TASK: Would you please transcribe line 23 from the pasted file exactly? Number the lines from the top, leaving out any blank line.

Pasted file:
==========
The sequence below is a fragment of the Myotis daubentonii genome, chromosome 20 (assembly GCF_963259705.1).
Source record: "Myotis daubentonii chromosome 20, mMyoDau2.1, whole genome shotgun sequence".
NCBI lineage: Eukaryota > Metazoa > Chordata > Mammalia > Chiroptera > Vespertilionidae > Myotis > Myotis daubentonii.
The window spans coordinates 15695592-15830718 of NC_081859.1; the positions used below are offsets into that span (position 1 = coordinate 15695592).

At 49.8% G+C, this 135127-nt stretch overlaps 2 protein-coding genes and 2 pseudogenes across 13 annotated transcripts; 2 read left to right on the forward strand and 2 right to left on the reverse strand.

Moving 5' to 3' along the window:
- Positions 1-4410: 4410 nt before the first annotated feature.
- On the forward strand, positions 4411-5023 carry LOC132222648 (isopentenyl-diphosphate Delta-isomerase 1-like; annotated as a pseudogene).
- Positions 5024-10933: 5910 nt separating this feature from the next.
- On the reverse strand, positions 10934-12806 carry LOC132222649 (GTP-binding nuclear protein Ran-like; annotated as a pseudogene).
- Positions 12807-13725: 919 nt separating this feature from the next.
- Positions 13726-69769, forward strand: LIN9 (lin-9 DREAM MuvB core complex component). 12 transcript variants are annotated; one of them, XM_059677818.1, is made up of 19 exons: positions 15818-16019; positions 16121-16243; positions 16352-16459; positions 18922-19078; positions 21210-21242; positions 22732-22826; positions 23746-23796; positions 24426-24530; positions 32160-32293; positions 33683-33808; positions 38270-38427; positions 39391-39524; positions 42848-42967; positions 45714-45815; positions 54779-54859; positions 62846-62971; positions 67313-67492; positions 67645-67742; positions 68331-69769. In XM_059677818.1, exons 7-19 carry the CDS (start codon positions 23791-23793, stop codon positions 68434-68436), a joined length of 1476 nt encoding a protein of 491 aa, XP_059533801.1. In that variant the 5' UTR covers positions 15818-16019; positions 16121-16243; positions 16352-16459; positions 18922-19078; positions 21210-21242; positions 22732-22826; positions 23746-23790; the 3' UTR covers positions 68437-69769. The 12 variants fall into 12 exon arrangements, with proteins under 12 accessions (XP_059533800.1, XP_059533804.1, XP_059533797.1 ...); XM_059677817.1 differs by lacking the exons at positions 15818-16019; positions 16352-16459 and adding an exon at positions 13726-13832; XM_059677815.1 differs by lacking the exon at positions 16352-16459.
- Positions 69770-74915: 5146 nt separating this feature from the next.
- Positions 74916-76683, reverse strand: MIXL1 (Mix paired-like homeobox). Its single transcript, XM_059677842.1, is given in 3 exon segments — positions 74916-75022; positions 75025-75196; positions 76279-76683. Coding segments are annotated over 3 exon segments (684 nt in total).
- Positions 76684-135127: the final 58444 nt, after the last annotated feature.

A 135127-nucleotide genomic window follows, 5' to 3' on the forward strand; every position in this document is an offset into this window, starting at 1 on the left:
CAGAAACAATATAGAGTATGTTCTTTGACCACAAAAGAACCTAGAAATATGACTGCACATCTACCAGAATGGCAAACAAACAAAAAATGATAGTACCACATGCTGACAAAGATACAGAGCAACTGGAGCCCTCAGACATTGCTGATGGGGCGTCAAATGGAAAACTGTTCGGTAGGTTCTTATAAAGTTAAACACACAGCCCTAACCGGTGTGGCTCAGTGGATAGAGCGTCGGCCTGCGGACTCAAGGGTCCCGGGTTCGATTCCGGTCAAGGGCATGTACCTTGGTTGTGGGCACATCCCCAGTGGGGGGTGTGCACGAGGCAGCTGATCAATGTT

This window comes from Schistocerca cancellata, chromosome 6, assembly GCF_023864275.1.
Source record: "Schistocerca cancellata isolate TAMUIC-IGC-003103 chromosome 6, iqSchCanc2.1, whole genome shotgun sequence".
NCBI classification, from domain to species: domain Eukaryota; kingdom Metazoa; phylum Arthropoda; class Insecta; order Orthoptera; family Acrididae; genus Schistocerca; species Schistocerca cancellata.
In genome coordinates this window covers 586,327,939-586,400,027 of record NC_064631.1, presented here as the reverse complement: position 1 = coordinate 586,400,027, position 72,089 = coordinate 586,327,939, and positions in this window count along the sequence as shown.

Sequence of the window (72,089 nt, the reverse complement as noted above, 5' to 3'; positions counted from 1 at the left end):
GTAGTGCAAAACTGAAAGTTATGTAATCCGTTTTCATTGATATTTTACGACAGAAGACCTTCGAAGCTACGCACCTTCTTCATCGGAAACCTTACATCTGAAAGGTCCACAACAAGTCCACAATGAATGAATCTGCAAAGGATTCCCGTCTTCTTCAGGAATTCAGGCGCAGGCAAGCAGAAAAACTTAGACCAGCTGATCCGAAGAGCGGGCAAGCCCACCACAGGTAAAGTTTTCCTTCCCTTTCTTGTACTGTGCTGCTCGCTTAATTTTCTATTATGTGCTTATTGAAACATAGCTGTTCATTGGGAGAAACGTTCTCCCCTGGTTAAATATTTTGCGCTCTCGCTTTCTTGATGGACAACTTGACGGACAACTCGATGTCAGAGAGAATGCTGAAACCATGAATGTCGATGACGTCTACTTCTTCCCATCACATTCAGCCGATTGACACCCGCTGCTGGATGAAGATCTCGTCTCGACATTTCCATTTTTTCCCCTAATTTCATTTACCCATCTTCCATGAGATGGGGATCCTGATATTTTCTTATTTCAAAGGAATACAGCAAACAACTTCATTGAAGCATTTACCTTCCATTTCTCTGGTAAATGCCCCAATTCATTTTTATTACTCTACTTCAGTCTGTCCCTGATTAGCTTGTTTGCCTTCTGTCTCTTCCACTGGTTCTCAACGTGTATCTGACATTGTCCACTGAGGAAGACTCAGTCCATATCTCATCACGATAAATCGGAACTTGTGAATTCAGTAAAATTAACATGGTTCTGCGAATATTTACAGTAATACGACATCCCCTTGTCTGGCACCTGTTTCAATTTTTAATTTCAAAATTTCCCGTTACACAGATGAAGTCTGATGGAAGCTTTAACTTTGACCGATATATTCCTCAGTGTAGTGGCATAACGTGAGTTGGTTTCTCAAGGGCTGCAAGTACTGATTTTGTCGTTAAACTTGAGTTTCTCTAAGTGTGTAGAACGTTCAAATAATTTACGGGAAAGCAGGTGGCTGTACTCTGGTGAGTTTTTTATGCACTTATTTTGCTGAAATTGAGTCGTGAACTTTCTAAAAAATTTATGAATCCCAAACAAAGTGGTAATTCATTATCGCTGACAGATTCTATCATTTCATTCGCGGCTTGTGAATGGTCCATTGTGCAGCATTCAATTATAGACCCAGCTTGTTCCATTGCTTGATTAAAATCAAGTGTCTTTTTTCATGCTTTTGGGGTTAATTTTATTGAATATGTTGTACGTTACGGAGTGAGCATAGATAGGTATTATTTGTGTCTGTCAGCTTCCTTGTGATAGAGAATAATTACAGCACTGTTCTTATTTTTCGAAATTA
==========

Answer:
GTAGTGCAAAACTGAAAGTTATGTAATCCGTTTTCATTGATATTTTACGACAGAAGACCTTCGAAGCTACGCACCTTCTTCATCGGAAACCTTACATCTGAAAGGTCCACAACAAGTCCACAATGAATGAATCTGCAAAGGATTCCCGTCTTCTTCAGGAATTCAGGCGCAGGCAAGCAGAAAAACTTAGACCAGCTGATCCGAAGAGCGGGCAAGCCCACCACAGGTAAAGTTTTCCTTCCCTTTCTTGTACTGTGCTGCTCGCTTAATTTTCTATTATGTGCTTATTGAAACATAGCTGTTCATTGGGAGAAACGTTCTCCCCTGGTTAAATATTTTGCGCTCTCGCTTTCTTGATGGACAACTTGACGGACAACTCGATGTCAGAGAGAATGCTGAAACCATGAATGTCGATGACGTCTACTTCTTCCCATCACATTCAGCCGATTGACACCCGCTGCTGGATGAAGATCTCGTCTCGACATTTCCATTTTTTCCCCTAATTTCATTTACCCATCTTCCATGAGATGGGGATCCTGATATTTTCTTATTTCAAAGGAATACAGCAAACAACTTCATTGAAGCATTTACCTTCCATTTCTCTGGTAAATGCCCCAATTCATTTTTATTACTCTACTTCAGTCTGTCCCTGATTAGCTTGTTTGCCTTCTGTCTCTTCCACTGGTTCTCAACGTGTATCTGACATTGTCCACTGAGGAAGACTCAGTCCATATCTCATCACGATAAATCGGAACTTGTGAATTCAGTAAAATTAACATGGTTCTGCGAATATTTACAGTAATACGACATCCCCTTGTCTGGCACCTGTTTCAATTTTTAATTTCAAAATTTCCCGTTACACAGATGAAGTCTGATGGAAGCTTTAACTTTGACCGATATATTCCTCAGTGTAGTGGCATAACGTGAGTTGGTTTCTCAAGGGCTGCAAGTACTGATTTTGTCGTTAAACTTGAGTTTCTCTAAGTGTGTAGAACGTTCAAATAATTTACGGGAAAGCAGGTGGCTGTACTCTGGTGAGTTTTTTATGCACTTATTTTGCTGAAATTGAGTCGTGAACTTTCTAAAAAATTTATGAATCCCAAACAAAGTGGTAATTCATTATCGCTGACAGATTCTATCATTTCATTCGCGGCTTGTGAATGGTCCATTGTGCAGCATTCAATTATAGACCCAGCTTGTTCCATTGCTTGATTAAAATCAAGTGTCTTTTTTCATGCTTTTGGGGTTAATTTTATTGAATATGTTGTACGTTACGGAGTGAGCATAGATAGGTATTATTTGTGTCTGTCAGCTTCCTTGTGATAGAGAATAATTACAGCACTGTTCTTATTTTTCGAAATTA